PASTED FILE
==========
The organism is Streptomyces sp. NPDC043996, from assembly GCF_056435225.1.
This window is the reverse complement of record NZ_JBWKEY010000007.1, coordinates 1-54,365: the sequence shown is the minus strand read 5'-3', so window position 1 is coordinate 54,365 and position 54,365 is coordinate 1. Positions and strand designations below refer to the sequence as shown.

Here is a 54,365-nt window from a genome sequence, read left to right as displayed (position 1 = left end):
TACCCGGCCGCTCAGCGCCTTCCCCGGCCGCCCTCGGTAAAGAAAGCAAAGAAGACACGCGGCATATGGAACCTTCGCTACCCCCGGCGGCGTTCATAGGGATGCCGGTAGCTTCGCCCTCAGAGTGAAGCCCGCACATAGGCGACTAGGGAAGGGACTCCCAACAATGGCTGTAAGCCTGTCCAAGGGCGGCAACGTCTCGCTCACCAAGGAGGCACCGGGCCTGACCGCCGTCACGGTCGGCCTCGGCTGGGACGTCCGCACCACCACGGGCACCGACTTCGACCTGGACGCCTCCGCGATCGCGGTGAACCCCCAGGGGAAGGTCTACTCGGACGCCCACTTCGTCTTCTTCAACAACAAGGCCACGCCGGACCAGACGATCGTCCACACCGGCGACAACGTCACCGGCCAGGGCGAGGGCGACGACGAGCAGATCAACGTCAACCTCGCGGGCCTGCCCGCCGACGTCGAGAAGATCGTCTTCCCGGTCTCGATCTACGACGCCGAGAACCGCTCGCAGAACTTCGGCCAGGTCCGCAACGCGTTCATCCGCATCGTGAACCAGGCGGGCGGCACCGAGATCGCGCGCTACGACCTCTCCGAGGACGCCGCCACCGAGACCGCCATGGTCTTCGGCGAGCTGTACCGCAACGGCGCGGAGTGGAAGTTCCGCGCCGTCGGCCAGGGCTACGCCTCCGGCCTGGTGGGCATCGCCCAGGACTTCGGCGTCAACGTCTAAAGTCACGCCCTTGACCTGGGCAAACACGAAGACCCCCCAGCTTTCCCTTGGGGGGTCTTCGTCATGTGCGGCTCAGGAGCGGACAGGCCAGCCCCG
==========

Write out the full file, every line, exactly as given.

The organism is Streptomyces sp. NPDC043996, from assembly GCF_056435225.1.
This window is the reverse complement of record NZ_JBWKEY010000007.1, coordinates 1-54,365: the sequence shown is the minus strand read 5'-3', so window position 1 is coordinate 54,365 and position 54,365 is coordinate 1. Positions and strand designations below refer to the sequence as shown.

Here is a 54,365-nt window from a genome sequence, read left to right as displayed (position 1 = left end):
TACCCGGCCGCTCAGCGCCTTCCCCGGCCGCCCTCGGTAAAGAAAGCAAAGAAGACACGCGGCATATGGAACCTTCGCTACCCCCGGCGGCGTTCATAGGGATGCCGGTAGCTTCGCCCTCAGAGTGAAGCCCGCACATAGGCGACTAGGGAAGGGACTCCCAACAATGGCTGTAAGCCTGTCCAAGGGCGGCAACGTCTCGCTCACCAAGGAGGCACCGGGCCTGACCGCCGTCACGGTCGGCCTCGGCTGGGACGTCCGCACCACCACGGGCACCGACTTCGACCTGGACGCCTCCGCGATCGCGGTGAACCCCCAGGGGAAGGTCTACTCGGACGCCCACTTCGTCTTCTTCAACAACAAGGCCACGCCGGACCAGACGATCGTCCACACCGGCGACAACGTCACCGGCCAGGGCGAGGGCGACGACGAGCAGATCAACGTCAACCTCGCGGGCCTGCCCGCCGACGTCGAGAAGATCGTCTTCCCGGTCTCGATCTACGACGCCGAGAACCGCTCGCAGAACTTCGGCCAGGTCCGCAACGCGTTCATCCGCATCGTGAACCAGGCGGGCGGCACCGAGATCGCGCGCTACGACCTCTCCGAGGACGCCGCCACCGAGACCGCCATGGTCTTCGGCGAGCTGTACCGCAACGGCGCGGAGTGGAAGTTCCGCGCCGTCGGCCAGGGCTACGCCTCCGGCCTGGTGGGCATCGCCCAGGACTTCGGCGTCAACGTCTAAAGTCACGCCCTTGACCTGGGCAAACACGAAGACCCCCCAGCTTTCCCTTGGGGGGTCTTCGTCATGTGCGGCTCAGGAGCGGACAGGCCAGCCCCG